MEXICO CITY – Three months into his presidency, Mexico’s Andres Manuel Lopez Obrador has already spent more time facing the press corps than his predecessor did in his entire six-year term.
And the people love it.
Standing at the center of a stage for his news conferences at 7 a.m. every weekday, Lopez Obrador has used the platform to swat at initial skepticism from financial markets and cement his hold on Mexico after a landslide election win last summer.
The president’s approval rates are soaring. But if in time things go wrong, he will still be out in front on his own.
Dictating debate much as U.S. President Donald Trump has via Twitter, the news conferences have muscled aside breakfast news programming and reduced other political leaders, including his own Cabinet, to bystanders at Lopez Obrador’s parade.
“There’s nothing between him and the people, not even oxygen,” said Jesus Ortega, an erstwhile ally who ran the 2006 presidential campaign that Lopez Obrador lost by a whisker.
As promised, the veteran leftist has slashed public-sector pay, given up presidential perks and launched one welfare program after another at rallies around the country, replacing existing social security schemes with more direct transfers.
Throughout, he has kept a steady stream of verbal fire trained on dissenting voices or checks on his power, including critical media, civil society groups or independent regulatory bodies — while reaffirming his belief in free speech and transparency.
Relentlessly hammering home his commitment to end Mexico’s chronic inequality, he has often used his media gatherings to denounce previous “neo-liberal” administrations he accuses of ruining Mexico, such as that of his predecessor, Enrique Pena Nieto, who very rarely faced reporters at live news conferences.
Voters have lapped it up.
“He’s doing well,” said Joel Carrillo, a 52-year-old car valet in Mexico City who supports Lopez Obrador. “He’s taking away lots of privileges from the politicians.”
In his July election, Lopez Obrador triumphed with 53 percent of the vote. Now, as his administration reaches the 100-day mark on Sunday, the president has the support of almost four out of five Mexicans, according to one recent opinion poll.
“For the moment, he is completely invulnerable and completely indestructible,” said Agustin Barrios Gomez, a former lawmaker and board member of the Mexican Council on Foreign Relations (COMEXI). “He owns the country.”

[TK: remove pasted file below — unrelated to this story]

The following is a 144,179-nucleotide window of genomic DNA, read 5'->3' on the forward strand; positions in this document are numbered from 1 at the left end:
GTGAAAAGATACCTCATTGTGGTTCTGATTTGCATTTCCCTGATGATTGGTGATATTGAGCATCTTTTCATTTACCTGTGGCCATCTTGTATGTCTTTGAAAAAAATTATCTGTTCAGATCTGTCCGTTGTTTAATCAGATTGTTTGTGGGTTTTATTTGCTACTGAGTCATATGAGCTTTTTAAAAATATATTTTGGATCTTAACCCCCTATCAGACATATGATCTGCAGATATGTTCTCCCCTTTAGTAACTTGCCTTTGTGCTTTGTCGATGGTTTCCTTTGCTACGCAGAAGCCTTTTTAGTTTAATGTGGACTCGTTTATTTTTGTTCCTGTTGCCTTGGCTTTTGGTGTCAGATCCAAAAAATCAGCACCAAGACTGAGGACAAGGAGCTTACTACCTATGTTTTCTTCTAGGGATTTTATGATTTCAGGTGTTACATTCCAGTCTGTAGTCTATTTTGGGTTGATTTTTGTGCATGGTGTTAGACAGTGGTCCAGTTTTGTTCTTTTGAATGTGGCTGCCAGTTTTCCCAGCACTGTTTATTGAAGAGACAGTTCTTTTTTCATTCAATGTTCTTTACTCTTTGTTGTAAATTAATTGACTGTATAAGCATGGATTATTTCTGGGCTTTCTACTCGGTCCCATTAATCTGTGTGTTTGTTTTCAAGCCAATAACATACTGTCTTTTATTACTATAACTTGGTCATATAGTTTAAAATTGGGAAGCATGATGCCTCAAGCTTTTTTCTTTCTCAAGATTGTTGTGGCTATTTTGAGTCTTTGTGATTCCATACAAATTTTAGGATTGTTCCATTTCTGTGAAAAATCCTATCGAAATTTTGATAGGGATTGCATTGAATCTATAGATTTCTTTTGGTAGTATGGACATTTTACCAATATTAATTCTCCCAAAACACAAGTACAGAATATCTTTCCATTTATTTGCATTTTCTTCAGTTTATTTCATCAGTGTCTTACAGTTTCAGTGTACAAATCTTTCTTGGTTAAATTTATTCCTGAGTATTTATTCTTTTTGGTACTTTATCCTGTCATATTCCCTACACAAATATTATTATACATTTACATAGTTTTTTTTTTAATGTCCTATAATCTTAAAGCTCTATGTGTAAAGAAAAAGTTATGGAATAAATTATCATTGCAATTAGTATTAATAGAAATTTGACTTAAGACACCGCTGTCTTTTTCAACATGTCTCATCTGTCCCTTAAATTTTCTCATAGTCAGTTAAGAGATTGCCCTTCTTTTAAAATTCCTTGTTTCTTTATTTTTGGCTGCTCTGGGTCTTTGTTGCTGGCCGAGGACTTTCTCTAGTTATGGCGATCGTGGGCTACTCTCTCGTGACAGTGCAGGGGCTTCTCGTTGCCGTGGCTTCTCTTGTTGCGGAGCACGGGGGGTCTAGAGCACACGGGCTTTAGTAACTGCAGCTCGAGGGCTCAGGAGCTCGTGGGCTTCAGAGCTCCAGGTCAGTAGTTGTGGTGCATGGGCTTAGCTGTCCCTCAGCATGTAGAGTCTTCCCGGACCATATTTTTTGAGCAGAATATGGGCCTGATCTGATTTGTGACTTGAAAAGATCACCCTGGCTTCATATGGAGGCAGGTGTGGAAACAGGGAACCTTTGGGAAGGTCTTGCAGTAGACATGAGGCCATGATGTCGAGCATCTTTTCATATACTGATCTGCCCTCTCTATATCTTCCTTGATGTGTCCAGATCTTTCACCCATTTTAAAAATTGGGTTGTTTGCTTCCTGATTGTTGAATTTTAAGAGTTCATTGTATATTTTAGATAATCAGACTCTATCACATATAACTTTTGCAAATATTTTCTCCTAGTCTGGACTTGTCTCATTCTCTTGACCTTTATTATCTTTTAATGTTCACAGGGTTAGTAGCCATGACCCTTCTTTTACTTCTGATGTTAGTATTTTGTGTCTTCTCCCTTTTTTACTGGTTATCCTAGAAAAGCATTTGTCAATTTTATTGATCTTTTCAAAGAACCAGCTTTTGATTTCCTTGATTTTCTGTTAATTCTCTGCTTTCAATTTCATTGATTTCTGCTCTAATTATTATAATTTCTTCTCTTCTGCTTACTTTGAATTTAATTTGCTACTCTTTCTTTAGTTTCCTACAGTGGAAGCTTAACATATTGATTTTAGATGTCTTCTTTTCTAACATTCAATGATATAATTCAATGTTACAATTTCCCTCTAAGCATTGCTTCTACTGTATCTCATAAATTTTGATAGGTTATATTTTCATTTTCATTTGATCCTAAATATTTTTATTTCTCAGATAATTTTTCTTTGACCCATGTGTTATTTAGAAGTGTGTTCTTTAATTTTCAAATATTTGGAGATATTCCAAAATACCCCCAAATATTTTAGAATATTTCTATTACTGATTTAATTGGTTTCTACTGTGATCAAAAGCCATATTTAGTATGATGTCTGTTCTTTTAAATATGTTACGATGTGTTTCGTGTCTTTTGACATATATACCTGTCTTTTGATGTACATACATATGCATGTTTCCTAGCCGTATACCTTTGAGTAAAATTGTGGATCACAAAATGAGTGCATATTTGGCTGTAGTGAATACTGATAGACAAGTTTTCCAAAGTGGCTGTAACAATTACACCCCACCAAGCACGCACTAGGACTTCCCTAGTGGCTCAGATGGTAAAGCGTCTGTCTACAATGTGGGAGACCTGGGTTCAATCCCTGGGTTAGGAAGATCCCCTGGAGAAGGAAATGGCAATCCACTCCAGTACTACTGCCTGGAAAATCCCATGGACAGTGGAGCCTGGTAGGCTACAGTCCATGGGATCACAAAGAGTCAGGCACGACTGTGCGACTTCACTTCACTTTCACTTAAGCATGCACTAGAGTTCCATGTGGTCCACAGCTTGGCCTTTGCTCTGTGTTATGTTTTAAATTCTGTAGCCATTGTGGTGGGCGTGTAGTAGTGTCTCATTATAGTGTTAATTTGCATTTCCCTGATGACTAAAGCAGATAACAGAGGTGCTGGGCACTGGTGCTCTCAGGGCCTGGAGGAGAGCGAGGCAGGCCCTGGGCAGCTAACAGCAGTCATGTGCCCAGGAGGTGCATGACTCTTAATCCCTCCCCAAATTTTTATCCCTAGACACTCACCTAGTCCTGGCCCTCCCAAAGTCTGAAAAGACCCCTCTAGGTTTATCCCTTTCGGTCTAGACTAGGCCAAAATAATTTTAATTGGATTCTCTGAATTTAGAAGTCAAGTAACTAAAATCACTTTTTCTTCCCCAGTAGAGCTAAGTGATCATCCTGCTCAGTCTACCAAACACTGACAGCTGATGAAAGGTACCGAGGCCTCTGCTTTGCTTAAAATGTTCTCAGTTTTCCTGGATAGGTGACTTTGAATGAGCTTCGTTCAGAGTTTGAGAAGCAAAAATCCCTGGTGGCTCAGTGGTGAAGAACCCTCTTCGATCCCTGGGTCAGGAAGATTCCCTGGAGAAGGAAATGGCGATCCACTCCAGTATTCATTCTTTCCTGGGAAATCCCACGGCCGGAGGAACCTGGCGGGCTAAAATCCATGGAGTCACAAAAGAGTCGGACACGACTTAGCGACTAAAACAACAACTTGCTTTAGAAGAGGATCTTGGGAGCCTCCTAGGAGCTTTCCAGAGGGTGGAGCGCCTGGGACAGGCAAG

Financial markets are not impressed.
Rating agencies have issued a series of warnings that Mexico’s creditworthiness may be downgraded if Lopez Obrador cannot turn around state oil firm Pemex, which ended 2018 with more than $100 billion of financial debt.
Lopez Obrador said the agencies were punishing Mexico for failed policies from the “neo-liberal” era. Still, a government official, speaking on condition of anonymity, said the president was more concerned than he let on about the agencies’ views.
If economic problems do arise, Lopez Obrador would struggle to evade blame, said car valet Carrillo.
“He’s not taking help from his ministers,” he said. “He’s taking all the responsibility on himself.”
Diplomats, politicians and members of his own government tend to agree the economy is Lopez Obrador’s Achilles’ heel.
The president has pushed consumer confidence to its highest level since at least 2001. But that has yet to translate into tangible gains for the economy. Forecasters are paring back their growth expectations for 2019.
Car sales dropped in February by over 5 percent. By Friday, Mexico’s main share index had fallen for 10 consecutive days. Meanwhile, the latest data for Mexican retail sales and fixed capital investment showed significant declines in December.
Business leaders were furious when Lopez Obrador scrapped a part-built, $13 billion new Mexico City airport and triggered billions of dollars of losses on Mexican markets. His steps to undo measures by Pena Nieto aimed at luring private capital to the oil and gas industry further soured sentiment.
Lopez Obrador argued the airport was tainted by corruption. And he has long espoused the belief Mexico must keep its own oil — even if he has yet to entirely rule out continuing the auctions of oil and gas fields that Pena Nieto started.
The problem for Mexico, said Barrios Gomez at COMEXI, is that the rhetoric of Lopez Obrador and his more ideological allies have almost made investment a dirty word.
“When somebody says investment, in their minds they translate it as bourgeoisie getting rich,” he said.
And the more moderate aides were unlikely to pick a fight with Lopez Obrador over the economy because they owed him their jobs, noted Ortega, his former campaign chief.
For now, the president would continue to blame previous governments for economic difficulties, he added. But in due course, others would pay the price.
“When something goes wrong, he won’t hesitate to make heads roll,” said Ortega.
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